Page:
The new 25,000-square-foot full-service commercial centre is set to go up on Fort William Road at the corner of Burbidge Street, Fountain Tire manager Darcy Hunter says.
Construction will begin as soon as plans are approved by the city.Fountain Tire
, with over 140 stores from Thunder Bay westward, is celebrating its 45th anniversary this year.To mark the occasion the company is building the commercial centre which will incorporate the services of its two current Thunder Bay locations - a tire store on Bay Street and a tire retread station on Gore Street - and expand to offer mechanical and alignment services for passenger vehicles and light- and heavy-duty trucks.The new facility will also have an on-site warehouse, Hunter
adds.Presently staff are forced to make several trips each day to a separate warehousing spot.Hunter, who came to Thunder Bay last year specifically to plan and oversee the project, says staff and customers alike are excited for the project to begin.
Even contractors are eager for construction to start."I already have a list of contractors who are willing to jump right in on the contract," he
says."I've had at least eight people submit applications to do the work."Fountain Tire
recently purchased a two-hectare lot from Auto Auctions
, a used car dealership, for the commercial centre.The property is already zoned heavy industrial, but Hunter
says there are still a few details that need to be worked out with the city, such as landscaping."The city says it wants to help get things going quickly," he
says."If I'm in by the fall I'll be pretty happy."Construction, he
says, will likely take six months or less, and aside from the jobs the construction phase will create, the company plans to hire another seven people to staff the bigger facility."We'll more or less double the number of employees we had in February of (2000)," he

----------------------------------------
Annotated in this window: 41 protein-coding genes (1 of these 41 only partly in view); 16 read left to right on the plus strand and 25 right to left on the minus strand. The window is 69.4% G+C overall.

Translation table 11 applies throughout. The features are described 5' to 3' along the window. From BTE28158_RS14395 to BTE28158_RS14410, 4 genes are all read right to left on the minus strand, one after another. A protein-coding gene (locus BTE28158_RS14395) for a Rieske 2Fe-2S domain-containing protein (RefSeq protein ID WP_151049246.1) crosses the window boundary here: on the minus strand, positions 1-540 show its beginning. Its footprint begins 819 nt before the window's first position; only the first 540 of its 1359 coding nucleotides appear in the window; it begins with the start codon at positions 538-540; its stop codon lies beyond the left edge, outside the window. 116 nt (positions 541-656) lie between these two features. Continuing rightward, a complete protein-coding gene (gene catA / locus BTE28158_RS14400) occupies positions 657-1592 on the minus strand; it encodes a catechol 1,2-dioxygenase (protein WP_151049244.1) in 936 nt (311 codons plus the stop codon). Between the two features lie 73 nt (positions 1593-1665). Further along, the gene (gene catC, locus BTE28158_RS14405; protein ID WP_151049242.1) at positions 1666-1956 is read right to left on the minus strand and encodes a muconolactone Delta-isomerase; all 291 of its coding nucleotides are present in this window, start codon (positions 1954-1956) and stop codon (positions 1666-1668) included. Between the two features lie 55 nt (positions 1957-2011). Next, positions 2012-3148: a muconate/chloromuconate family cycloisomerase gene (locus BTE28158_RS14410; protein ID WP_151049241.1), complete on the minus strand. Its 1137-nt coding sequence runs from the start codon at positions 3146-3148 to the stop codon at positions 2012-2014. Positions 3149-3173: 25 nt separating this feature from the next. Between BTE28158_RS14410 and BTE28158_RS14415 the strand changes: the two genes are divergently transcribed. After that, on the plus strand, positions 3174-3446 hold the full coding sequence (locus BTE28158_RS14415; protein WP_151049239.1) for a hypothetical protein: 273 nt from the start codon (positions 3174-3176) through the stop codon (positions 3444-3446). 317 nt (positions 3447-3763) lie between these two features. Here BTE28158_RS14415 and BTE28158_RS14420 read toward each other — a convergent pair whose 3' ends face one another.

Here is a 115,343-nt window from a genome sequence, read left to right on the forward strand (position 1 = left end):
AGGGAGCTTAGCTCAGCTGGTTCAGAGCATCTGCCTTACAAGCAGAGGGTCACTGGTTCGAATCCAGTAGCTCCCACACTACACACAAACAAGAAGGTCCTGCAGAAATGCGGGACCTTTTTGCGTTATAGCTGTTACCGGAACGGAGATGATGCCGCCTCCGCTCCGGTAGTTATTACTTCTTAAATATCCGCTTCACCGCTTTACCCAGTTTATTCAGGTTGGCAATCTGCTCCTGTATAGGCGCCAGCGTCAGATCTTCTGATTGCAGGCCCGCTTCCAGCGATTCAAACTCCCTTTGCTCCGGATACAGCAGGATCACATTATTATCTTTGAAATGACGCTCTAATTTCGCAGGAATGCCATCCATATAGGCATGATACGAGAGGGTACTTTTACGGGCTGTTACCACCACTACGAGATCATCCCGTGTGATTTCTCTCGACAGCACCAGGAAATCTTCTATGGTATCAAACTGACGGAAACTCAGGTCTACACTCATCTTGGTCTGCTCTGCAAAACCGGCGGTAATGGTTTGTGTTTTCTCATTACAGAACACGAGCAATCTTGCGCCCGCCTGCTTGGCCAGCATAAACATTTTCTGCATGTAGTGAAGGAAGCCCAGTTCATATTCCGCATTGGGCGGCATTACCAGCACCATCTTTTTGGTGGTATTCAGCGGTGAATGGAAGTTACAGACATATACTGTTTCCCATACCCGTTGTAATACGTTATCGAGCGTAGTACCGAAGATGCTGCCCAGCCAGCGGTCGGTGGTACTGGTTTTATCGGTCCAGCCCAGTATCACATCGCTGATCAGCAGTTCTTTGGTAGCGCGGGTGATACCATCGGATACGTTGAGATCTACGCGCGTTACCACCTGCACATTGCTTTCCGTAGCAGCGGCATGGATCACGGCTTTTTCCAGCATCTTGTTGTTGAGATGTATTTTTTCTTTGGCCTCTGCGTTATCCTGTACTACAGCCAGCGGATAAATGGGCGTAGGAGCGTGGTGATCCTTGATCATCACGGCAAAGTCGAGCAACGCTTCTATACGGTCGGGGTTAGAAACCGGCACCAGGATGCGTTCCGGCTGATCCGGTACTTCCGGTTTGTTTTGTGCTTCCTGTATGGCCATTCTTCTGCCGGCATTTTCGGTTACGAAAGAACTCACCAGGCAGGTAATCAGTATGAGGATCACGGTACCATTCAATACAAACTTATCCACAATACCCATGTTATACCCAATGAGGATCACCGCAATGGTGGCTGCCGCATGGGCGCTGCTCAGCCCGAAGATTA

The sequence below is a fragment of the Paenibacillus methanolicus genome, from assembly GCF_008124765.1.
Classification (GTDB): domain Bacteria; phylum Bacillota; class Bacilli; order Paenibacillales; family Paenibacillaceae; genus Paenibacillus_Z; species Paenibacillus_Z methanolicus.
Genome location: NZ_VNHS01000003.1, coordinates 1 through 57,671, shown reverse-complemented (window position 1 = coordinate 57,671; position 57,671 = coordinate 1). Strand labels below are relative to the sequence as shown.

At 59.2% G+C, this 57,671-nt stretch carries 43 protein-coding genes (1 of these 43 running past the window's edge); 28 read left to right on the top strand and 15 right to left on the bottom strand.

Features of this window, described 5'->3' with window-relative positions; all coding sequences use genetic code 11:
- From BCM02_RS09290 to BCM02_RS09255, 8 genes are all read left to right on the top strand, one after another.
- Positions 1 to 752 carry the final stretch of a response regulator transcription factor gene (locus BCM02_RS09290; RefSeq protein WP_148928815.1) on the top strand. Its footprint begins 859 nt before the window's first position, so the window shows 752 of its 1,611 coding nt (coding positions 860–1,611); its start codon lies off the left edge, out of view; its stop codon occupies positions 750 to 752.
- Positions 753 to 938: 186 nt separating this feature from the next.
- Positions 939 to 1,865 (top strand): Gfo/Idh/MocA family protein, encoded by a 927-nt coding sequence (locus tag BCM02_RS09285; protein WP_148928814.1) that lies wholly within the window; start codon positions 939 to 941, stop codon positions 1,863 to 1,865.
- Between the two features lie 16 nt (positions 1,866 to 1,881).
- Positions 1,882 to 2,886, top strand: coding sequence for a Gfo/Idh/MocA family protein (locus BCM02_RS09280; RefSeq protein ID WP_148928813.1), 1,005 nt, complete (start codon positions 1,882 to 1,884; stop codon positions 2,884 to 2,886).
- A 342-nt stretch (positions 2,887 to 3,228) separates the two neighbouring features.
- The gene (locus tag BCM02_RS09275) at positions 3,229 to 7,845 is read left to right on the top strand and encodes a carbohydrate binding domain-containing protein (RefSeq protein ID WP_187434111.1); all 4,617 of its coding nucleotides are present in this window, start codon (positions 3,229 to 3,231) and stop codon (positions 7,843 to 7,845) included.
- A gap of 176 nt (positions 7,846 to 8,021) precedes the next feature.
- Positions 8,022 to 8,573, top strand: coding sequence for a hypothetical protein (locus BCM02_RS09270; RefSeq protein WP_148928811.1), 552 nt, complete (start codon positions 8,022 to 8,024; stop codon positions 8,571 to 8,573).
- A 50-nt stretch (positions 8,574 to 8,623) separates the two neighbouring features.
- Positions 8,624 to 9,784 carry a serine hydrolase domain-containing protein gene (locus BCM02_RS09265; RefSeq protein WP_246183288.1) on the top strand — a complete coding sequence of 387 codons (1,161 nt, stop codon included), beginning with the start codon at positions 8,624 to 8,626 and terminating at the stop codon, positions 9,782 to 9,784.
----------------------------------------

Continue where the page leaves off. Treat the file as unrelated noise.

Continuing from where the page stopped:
says."There are 13 people working at the two locations right now."Hunter
is confident Fountain Tire will see a jump in business once the new store opens.The current Bay Street store is difficult for transport trucks to access, and therefore trucking companies are forced to take their business elsewhere, he
adds."I don't blame those people who go somewhere else" because we're not easily accessible, he
says."Certainly, from my point of view, I would be frustrated too."We're trying to do a commercial business out of a retail location.We've actually had to fix tires on the street.We've had to call the police and have them block off traffic so we could fix tires."Fountain Tire
also has four mobile units that do work off site for customers who are unable to bring their equipment or vehicles to the store.The new commercial centre, however, will be easily accessible and it will have 11 drive-through bays that can accommodate an entire transport truck, including the trailer, Hunter
says.That feature was particularly appealing to businesses that were consulted when the building was being designed.Hunter
says nearly 40 per cent of Fountain Tire's
business comes from the forestry and mining sectors, but notes the company "handles everything from wheel barrels to forklifts.